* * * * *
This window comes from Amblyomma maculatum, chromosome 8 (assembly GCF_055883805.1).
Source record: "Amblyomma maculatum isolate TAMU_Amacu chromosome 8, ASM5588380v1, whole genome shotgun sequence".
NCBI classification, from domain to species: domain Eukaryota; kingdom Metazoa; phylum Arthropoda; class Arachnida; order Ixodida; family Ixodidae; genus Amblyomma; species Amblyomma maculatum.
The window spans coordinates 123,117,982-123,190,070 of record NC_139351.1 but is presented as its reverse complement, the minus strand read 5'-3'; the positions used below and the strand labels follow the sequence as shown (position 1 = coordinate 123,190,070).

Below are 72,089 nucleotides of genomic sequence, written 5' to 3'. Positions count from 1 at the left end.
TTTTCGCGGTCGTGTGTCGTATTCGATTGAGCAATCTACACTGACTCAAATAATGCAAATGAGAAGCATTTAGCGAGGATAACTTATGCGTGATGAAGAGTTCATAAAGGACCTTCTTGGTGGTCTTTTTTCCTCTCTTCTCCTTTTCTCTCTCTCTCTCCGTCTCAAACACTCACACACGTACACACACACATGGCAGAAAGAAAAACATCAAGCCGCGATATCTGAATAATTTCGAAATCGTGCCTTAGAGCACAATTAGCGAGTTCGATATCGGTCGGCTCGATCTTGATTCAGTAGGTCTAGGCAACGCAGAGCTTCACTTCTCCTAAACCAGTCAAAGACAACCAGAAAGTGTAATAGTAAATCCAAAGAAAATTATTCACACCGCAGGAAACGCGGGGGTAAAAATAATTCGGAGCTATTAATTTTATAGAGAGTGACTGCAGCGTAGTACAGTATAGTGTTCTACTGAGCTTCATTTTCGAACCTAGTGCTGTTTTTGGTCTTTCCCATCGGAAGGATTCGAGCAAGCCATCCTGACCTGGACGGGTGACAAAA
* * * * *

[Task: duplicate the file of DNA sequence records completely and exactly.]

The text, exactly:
This window comes from Amblyomma maculatum, chromosome 8 (assembly GCF_055883805.1).
Source record: "Amblyomma maculatum isolate TAMU_Amacu chromosome 8, ASM5588380v1, whole genome shotgun sequence".
NCBI classification, from domain to species: domain Eukaryota; kingdom Metazoa; phylum Arthropoda; class Arachnida; order Ixodida; family Ixodidae; genus Amblyomma; species Amblyomma maculatum.
The window spans coordinates 123,117,982-123,190,070 of record NC_139351.1 but is presented as its reverse complement, the minus strand read 5'-3'; the positions used below and the strand labels follow the sequence as shown (position 1 = coordinate 123,190,070).

Below are 72,089 nucleotides of genomic sequence, written 5' to 3'. Positions count from 1 at the left end.
TTTTCGCGGTCGTGTGTCGTATTCGATTGAGCAATCTACACTGACTCAAATAATGCAAATGAGAAGCATTTAGCGAGGATAACTTATGCGTGATGAAGAGTTCATAAAGGACCTTCTTGGTGGTCTTTTTTCCTCTCTTCTCCTTTTCTCTCTCTCTCTCCGTCTCAAACACTCACACACGTACACACACACATGGCAGAAAGAAAAACATCAAGCCGCGATATCTGAATAATTTCGAAATCGTGCCTTAGAGCACAATTAGCGAGTTCGATATCGGTCGGCTCGATCTTGATTCAGTAGGTCTAGGCAACGCAGAGCTTCACTTCTCCTAAACCAGTCAAAGACAACCAGAAAGTGTAATAGTAAATCCAAAGAAAATTATTCACACCGCAGGAAACGCGGGGGTAAAAATAATTCGGAGCTATTAATTTTATAGAGAGTGACTGCAGCGTAGTACAGTATAGTGTTCTACTGAGCTTCATTTTCGAACCTAGTGCTGTTTTTGGTCTTTCCCATCGGAAGGATTCGAGCAAGCCATCCTGACCTGGACGGGTGACAAAA